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    • October 2012
    • 9780231156912
  • 384 Pages
  • 17 Illustrations

  • Paperback
  • $29.50
  • / £20.50


    • October 2012
    • 9780231156905
  • 384 Pages
  • 17 Illustrations

  • Hardcover
  • $89.50
  • / £62.00


    • October 2012
    • 9780231527668
  • 384 Pages
  • 17 Illustrations

  • E-book
  • $23.99
  • / £16.50

How They Got Away With It

White Collar Criminals and the Financial Meltdown

Edited by Susan Will, Stephen Handelman, and David C. Brotherton

A team of scholars with backgrounds in criminology, sociology, economics, business, government regulation, and law examine the historical, social, and cultural causes of the 2008 economic crisis. Essays probe the workings of the toxic subprime loan industry, the role of external auditors, the consequences of Wall Street deregulation, the manipulations of alpha hedge fund managers, and the "Ponzi-like" culture of contemporary capitalism. They unravel modern finance's complex schematics and highlight their susceptibility to corruption, fraud, and outright racketeering. They examine the involvement of enablers, including accountants, lawyers, credit rating agencies, and regulatory workers, who failed to protect the public interest and enforce existing checks and balances. While the United States was "ground zero" of the meltdown, the financial crimes of other countries intensified the disaster. Internationally-focused essays consider bad practices in China and the European property markets and draw attention to the far-reaching consequences of transnational money laundering and tax evasion schemes. By approaching the 2008 crisis from the perspective of white collar criminology, contributors build a more general understanding of the collapse and crystallize the multiple human and institutional factors preventing capture of even the worst offenders.

About the Author

Susan Will is an assistant professor of sociology at John Jay College of Criminal Justice.

Stephen Handelman is director of the Center of Media, Crime, and Justice at John Jay College of Criminal Justice. He is the author of Comrade Criminal: Russia's New Mafiya, which was named a New York Times Notable Book of the Year.

David C. Brotherton is professor and chair of sociology at the John Jay College of Criminal Justice and the Graduate Center, the City University of New York. His most recent publication, with Luis Barrios, is Banished to the Homeland: Dominican Deportees and Their Stories of Exile.

We have clearly not learned the lessons of past financial debacles, a central one being that crime has played a significant role in them. Unlike traditional economic and legal analyses, this volume starts from the (correct) premise that criminal offending was a central phenomenon in the meltdown. Its contents provide diverse and penetrating analyses of how fraud occurred and how it might best be prevented. This work provides an excellent foundation for further academic research and needs to be on the desk of every legislator dealing with financial regulation.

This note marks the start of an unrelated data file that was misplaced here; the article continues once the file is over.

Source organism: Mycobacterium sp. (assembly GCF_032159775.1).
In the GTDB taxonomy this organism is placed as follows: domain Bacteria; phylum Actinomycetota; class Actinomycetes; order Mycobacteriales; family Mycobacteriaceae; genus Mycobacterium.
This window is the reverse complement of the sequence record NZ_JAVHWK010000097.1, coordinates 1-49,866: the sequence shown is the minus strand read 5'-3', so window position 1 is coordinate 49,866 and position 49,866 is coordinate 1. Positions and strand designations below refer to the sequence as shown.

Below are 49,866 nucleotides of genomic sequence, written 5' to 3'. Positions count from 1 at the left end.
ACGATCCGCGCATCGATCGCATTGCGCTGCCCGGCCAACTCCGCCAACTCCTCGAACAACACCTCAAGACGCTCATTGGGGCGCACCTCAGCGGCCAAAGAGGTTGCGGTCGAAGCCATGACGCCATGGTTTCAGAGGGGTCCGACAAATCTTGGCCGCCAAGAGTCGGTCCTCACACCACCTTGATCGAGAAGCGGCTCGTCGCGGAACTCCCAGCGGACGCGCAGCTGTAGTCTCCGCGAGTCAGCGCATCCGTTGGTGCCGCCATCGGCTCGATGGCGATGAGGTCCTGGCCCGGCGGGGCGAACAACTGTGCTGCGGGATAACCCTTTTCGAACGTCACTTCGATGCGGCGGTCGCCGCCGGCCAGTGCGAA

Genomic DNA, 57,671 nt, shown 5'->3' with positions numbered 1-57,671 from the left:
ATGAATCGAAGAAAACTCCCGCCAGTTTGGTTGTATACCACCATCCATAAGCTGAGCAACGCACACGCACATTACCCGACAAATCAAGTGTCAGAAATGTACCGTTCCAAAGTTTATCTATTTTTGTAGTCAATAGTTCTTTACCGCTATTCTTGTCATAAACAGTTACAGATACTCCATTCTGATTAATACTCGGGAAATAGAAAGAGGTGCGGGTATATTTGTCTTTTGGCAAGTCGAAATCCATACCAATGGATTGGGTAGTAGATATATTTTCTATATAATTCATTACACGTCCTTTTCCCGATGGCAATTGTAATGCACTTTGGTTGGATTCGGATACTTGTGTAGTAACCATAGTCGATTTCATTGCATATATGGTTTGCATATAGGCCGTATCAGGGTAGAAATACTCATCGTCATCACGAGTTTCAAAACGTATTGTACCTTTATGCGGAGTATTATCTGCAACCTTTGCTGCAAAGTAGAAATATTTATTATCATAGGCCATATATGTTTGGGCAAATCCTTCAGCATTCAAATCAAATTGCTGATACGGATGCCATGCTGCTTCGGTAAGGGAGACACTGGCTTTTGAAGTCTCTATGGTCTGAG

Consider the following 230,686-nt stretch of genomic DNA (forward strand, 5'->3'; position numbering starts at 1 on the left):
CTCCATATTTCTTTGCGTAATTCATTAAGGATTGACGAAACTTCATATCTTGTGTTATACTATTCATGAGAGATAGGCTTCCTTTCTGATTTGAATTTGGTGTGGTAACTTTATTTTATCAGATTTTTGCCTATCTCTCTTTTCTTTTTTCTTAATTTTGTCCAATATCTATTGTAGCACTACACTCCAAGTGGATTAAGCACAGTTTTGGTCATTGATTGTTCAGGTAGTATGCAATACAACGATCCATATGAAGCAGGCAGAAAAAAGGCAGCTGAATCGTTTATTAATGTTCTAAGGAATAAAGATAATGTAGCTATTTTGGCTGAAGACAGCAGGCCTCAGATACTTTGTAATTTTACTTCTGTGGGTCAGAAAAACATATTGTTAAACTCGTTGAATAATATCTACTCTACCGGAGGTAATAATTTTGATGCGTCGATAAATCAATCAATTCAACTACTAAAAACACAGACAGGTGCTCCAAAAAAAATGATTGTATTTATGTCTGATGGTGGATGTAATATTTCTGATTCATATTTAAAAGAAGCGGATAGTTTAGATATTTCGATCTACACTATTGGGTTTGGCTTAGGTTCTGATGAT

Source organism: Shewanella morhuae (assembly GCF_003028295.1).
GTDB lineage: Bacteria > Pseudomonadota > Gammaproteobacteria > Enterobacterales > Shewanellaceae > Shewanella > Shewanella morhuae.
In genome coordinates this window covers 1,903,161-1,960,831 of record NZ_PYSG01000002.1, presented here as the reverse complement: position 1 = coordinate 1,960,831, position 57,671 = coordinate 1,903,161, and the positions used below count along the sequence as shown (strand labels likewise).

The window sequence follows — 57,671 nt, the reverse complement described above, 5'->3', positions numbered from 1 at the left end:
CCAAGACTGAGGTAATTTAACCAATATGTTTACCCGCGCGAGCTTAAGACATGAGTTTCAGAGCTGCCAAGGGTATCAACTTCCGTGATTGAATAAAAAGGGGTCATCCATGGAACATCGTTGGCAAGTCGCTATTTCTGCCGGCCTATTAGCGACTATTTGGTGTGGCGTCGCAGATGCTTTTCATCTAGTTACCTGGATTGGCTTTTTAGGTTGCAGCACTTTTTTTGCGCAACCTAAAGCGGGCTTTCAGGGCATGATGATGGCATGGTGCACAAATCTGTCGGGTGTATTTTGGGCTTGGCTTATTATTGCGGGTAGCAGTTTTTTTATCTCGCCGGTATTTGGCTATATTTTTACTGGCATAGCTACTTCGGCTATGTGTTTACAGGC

Henry N. Pontell, University of California, Irvine, coauthor of Profit Without Honor: White-Collar Crime and the Looting of America

Criminology failed the challenges of the global financial crisis. In this book, leading criminologists put this right by explaining impunity for the crimes of financial capitalism. It is rich with insight on how Wall Street games regulation. When Goldman Sachs takes fat fees to help Greece conceal its debt, is fraud involved? Are millions of unemployed Greeks victims of fraud? Are we all? What of Goldman Sachs then placing bets on the failure of the Greek economy? These are the questions considered in this important work.

John Braithwaite, Australian National University

...this book is a valuable resource for details about the financial crisis.

AcknowledgmentsIntroductionPart I: Roots of the Crisis1. Wall Street: Crime Never SleepsDavid O. Freidrichs2. The Logics of Finance: Abuse of Power and Systemic CrisisSaskia Sassen3. America's Ponzi Culture Susan Will4. Bernie MadoffJock YoungPart II: Enablers of Fraud5. Unaccountable External Auditors and Their Role in the Economic MeltdownGilbert Geis6. And Some with a Fountain Pen: Mortgage Fraud Subprime BubbleHarold C. Barnett7. Generating the Alpha Return: How Ponzi Schemes Lure the Unwary in an Unregulated MarketDavid ShapiroPart III: Perverted Justice8. The Technological Advantages of Stock Market TradersLaureen Snider9. Why CEOs Are Able to Loot with Impunity--and Why It MattersWilliam K. Black10. The Façade of Enforcement: Goldman Sachs the Politics of BlameJustin O'BrienPart IV: Perspectives from Afar11. Reappraising Regulation: The Politics of "Regulatory Retreat" in the United KingdomSteve Tombs and David Whyte12. How They Still Try to Get Away with It: Crime in the Dutch Real Estate Sector Before and After the CrisisHans Nelen and Luuk Ritzen13. Economic and Financial Criminality in PortugalRita Faria14. Greece "For Sale": Casino Economy and State-Corporate CrimeSophia Vidali15. Financial Fraud in China: A Structural Examination of Law and Law EnforcementHongming ChengEpilogue Can They Still Get Away with It?Appendix A Short (Global) History of Financial MeltdownsCompiled by Alex HoldenContributorsIndex